Is now a good time to borrow?
If you’re a homeowner, there’s an understandable temptation to use the equity you’ve built over the years to your advantage. In some cases, home equity loans and HELOCs can earn you better interest rates than other forms of borrowing.
However, as with other loan types, it’s important for homeowners to realize that HELOCs and home equity loans are not the same as having cash in your savings account.
Another danger that borrowers face is the potential for foreclosure if things go badly. While most lenders won’t seek foreclosure after a few missed payments, your home has been put up as collateral for repaying the loan. Most lenders will choose to sell a defaulted loan to a collections company rather than seek foreclosure.
Ultimately, the best course of action is to avoid borrowing unless it will help you out financially in the long term. However, for those with high home equity who may, for one reason or another, need to borrow, a home equity loan or line of credit might be the best choice.
If you intend to sell your house, it pays to get expert support throughout the home selling journey. In fact, if you hire a real estate agent, you can put various home selling myths to rest.
Ultimately, there are many home selling myths that you may hear before you list your house. If you take these myths to heart, you may struggle to prepare for the home selling process.
Let's take a look at three common home selling myths, and the problems associated with these myths.
1. Selling a house is a quick, seamless process.
The process of selling a house often can be long and complicated, particularly for a first-time home seller. Fortunately, if you hire a real estate agent, you can reduce the risk of encountering home selling hurdles.
A real estate agent will learn about you and your home selling goals. Then, this housing market professional will offer recommendations about how to promote your residence to the right groups of buyers and maximize your house's value.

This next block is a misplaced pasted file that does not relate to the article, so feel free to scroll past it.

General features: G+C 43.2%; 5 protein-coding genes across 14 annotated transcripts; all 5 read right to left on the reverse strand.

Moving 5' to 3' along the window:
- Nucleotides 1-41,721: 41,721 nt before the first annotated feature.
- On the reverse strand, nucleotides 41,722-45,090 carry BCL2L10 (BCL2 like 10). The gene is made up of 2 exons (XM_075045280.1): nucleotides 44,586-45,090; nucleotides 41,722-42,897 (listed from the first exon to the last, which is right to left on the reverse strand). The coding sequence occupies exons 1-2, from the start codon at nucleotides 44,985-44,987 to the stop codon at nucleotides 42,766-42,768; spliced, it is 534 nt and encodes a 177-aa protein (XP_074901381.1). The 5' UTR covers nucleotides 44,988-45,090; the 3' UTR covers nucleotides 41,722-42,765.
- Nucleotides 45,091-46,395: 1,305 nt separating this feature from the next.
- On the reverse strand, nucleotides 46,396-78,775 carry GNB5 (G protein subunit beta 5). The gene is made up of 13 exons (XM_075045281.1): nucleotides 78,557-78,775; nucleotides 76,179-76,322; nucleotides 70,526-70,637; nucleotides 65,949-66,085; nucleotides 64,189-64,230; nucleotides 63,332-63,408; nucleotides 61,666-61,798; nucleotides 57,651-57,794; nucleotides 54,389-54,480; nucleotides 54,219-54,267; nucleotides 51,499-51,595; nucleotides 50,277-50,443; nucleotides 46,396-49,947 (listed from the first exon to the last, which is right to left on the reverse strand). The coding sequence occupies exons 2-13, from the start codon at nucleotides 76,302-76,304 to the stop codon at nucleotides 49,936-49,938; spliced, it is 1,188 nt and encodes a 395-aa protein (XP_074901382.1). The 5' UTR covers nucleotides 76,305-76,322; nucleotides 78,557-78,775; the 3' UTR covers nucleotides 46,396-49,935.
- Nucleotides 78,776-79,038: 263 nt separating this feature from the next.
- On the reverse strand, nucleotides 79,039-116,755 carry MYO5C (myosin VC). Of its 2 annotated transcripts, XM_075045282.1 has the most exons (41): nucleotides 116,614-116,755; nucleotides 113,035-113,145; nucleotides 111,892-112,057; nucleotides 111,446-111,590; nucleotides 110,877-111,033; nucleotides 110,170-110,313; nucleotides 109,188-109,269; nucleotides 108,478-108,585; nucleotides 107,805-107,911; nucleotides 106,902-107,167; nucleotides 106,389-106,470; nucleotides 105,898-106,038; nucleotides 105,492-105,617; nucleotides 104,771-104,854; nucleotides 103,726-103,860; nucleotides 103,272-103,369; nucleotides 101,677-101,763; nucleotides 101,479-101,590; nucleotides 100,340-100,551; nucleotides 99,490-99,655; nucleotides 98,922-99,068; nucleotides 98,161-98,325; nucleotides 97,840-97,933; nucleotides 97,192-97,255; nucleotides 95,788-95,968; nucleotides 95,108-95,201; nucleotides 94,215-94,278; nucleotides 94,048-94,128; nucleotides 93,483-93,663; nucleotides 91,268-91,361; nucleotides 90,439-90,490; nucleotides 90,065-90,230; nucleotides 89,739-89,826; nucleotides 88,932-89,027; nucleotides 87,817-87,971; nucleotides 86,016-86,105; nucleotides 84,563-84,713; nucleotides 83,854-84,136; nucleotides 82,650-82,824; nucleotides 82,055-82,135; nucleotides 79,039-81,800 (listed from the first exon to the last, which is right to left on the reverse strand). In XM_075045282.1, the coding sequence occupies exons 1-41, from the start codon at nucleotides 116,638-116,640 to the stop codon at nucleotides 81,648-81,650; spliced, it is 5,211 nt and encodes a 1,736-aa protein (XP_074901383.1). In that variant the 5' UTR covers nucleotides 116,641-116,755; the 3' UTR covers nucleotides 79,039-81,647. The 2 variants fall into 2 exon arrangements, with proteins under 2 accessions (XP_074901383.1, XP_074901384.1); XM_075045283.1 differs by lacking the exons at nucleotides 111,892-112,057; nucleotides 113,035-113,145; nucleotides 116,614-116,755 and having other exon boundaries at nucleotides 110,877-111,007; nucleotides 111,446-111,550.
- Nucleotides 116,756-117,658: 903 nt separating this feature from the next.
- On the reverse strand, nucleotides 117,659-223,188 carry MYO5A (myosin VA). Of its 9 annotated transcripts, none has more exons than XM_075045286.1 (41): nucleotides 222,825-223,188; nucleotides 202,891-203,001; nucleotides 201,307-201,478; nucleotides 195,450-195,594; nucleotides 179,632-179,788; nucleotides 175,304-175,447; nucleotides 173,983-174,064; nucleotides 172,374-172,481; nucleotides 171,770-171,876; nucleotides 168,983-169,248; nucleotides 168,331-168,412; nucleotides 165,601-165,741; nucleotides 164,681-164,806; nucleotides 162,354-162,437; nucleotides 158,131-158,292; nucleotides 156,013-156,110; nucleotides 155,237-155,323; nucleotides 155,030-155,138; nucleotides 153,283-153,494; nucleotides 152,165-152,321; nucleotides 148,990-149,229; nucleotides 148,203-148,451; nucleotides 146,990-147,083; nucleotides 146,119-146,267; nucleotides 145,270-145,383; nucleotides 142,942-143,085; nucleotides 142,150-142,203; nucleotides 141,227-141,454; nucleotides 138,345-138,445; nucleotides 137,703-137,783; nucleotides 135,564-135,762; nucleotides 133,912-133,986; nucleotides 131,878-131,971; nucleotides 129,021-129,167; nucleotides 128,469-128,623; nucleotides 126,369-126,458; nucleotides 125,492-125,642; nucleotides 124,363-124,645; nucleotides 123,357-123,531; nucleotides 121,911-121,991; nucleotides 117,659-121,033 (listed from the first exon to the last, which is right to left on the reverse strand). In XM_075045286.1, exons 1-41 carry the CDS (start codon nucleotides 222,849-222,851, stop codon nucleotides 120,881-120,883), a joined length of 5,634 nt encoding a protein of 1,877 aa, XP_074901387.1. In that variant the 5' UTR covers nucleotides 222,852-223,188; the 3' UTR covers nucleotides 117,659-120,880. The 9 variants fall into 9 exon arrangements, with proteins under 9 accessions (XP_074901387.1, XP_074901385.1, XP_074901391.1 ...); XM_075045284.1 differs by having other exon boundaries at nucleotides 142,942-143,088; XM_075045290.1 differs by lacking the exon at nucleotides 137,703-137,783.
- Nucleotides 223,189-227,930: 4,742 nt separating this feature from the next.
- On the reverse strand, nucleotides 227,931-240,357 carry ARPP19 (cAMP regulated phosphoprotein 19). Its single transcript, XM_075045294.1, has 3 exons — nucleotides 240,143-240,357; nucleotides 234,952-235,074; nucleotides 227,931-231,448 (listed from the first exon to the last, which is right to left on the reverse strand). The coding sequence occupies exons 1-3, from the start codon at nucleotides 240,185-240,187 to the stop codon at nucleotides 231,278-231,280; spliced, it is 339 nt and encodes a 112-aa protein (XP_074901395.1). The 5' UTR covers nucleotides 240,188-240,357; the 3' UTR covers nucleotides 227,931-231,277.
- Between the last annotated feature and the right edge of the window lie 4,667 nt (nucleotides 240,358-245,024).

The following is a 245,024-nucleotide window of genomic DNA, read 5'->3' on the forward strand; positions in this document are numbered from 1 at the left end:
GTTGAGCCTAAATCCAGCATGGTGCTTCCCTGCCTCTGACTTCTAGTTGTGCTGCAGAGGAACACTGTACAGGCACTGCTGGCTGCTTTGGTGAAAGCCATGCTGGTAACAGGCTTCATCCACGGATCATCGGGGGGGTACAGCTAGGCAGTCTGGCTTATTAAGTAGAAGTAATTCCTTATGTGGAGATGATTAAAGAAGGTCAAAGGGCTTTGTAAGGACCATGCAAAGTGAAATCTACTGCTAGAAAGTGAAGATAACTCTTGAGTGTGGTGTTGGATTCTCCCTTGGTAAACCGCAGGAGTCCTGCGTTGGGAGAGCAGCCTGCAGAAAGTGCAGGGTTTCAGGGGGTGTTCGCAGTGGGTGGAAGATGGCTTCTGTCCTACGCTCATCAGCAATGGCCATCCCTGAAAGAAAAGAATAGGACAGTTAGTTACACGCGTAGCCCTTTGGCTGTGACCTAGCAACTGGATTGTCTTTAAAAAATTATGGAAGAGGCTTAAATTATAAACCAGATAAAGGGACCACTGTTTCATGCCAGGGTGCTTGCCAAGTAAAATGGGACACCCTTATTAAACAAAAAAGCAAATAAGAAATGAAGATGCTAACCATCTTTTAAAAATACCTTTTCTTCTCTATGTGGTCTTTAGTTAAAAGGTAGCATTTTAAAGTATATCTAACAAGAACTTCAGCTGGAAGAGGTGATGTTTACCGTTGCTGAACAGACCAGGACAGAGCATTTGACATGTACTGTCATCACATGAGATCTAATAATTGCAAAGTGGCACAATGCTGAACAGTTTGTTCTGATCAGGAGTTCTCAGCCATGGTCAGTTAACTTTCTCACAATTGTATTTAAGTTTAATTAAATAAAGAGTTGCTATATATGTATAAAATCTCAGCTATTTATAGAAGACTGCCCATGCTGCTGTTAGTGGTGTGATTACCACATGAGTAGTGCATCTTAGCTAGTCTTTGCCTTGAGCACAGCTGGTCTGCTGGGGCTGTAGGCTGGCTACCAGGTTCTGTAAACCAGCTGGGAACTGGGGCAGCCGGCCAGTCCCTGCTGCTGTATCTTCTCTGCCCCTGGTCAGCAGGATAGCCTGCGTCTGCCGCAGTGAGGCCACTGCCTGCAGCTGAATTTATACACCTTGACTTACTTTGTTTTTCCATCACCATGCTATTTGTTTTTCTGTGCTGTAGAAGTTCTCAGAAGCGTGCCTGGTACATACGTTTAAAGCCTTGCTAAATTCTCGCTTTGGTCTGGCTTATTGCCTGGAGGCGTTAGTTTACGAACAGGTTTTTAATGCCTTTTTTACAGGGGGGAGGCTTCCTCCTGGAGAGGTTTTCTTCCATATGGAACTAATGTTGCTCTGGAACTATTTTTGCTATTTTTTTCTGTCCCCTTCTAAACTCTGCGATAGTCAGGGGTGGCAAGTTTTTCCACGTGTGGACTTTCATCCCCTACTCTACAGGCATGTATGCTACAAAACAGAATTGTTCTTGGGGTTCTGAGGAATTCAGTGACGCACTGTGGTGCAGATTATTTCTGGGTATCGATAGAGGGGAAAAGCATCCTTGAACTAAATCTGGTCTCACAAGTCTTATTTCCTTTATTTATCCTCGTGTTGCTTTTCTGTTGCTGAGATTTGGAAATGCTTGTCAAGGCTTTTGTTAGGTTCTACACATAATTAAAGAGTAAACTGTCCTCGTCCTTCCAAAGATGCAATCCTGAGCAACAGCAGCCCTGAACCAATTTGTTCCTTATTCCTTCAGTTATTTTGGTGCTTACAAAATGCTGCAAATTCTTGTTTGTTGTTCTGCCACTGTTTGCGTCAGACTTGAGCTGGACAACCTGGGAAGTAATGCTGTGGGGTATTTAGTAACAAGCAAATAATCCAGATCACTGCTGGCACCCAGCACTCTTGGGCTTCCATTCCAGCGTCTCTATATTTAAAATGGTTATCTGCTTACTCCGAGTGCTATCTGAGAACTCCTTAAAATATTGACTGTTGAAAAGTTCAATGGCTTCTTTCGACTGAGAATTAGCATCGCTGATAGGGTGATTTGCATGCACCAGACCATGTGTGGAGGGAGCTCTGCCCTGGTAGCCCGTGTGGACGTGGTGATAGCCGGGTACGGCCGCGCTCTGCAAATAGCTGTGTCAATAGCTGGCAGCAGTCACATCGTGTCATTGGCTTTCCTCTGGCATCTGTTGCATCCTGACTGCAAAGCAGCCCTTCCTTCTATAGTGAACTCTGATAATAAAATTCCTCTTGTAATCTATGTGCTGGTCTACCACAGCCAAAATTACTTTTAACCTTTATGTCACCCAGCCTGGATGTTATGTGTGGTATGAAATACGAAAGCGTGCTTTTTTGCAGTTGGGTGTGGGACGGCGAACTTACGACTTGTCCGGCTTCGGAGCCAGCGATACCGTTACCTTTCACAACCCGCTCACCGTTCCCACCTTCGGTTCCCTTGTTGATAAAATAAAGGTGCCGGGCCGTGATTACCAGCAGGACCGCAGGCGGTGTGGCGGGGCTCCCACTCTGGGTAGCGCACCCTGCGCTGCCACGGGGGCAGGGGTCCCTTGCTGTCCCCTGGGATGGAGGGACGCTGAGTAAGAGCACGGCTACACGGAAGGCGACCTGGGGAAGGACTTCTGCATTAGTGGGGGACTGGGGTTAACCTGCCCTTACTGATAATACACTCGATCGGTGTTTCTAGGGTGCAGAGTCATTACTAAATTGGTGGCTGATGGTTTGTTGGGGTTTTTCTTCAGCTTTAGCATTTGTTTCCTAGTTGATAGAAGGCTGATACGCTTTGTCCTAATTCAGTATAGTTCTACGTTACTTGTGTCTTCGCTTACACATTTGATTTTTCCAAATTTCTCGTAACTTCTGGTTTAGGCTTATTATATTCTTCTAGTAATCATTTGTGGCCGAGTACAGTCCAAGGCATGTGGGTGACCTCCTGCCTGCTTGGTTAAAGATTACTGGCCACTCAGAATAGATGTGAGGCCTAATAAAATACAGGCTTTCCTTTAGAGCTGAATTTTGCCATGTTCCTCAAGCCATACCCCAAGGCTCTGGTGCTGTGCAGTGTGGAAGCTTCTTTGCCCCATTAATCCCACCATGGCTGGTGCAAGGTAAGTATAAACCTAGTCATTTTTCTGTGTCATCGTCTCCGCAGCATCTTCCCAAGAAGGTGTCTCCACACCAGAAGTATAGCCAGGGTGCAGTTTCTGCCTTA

Furthermore, a real estate agent is available to respond to questions at each stage of the home selling journey. He or she will guide you along each stage of this journey, and as such, help you identify and resolve problems before they escalate.
2. What you originally paid for your house matches what it is worth today.
The real estate market fluctuates constantly. Thus, what you initially paid for your house is unlikely to match what your residence is worth today.
A real estate agent can help you evaluate housing market data to better understand how your residence stacks up against the competition. That way, you'll be better equipped than ever before to establish a competitive price for your residence.
Also, a real estate agent may recommend that you complete a home appraisal. This appraisal will enable you to receive a property valuation to help you determine the optimal initial asking price for your home.
3. There is no need to make home improvements, because a buyer will make home upgrades after finalizing a purchase.
When it comes to selling a house, it pays to go above and beyond the call of duty. Therefore, if you complete myriad home improvements before listing your house, you can increase the likelihood that your home will stand out to potential buyers.
Take some time to examine your residence both inside and out. If you identify any major problems, you should fix these issues immediately. Because if you fail to do so, you may miss out on opportunities to stir up interest in your house.
A real estate agent generally can provide recommendations about home upgrades. This housing market professional may even be able to put you in touch with the best local contractors who can help you upgrade your residence in no time at all.
Don't fall victim to the aforementioned home selling myths. Instead, work with a real estate agent, and you can get the help you need to quickly and effortlessly navigate the home selling cycle.
Finding and purchasing a home sometimes can be difficult, particularly for an individual who encounters assorted challenges throughout the property buying journey. Lucky for you, there are several shortcuts that a homebuyer can use to streamline the property buying process. These shortcuts include: